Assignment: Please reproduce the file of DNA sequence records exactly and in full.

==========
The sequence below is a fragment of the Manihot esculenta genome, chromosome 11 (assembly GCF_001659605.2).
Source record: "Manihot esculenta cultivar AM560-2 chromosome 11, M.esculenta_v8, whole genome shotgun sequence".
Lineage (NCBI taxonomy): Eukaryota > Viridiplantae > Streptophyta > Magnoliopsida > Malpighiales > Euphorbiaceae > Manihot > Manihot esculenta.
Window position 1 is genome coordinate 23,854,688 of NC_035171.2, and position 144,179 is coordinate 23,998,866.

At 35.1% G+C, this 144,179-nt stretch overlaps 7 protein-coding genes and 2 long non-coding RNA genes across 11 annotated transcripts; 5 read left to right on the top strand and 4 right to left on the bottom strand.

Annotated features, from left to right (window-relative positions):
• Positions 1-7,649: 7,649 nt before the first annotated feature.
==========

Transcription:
The sequence below is a fragment of the Manihot esculenta genome, chromosome 11 (assembly GCF_001659605.2).
Source record: "Manihot esculenta cultivar AM560-2 chromosome 11, M.esculenta_v8, whole genome shotgun sequence".
Lineage (NCBI taxonomy): Eukaryota > Viridiplantae > Streptophyta > Magnoliopsida > Malpighiales > Euphorbiaceae > Manihot > Manihot esculenta.
Window position 1 is genome coordinate 23,854,688 of NC_035171.2, and position 144,179 is coordinate 23,998,866.

At 35.1% G+C, this 144,179-nt stretch overlaps 7 protein-coding genes and 2 long non-coding RNA genes across 11 annotated transcripts; 5 read left to right on the top strand and 4 right to left on the bottom strand.

Annotated features, from left to right (window-relative positions):
• Positions 1-7,649: 7,649 nt before the first annotated feature.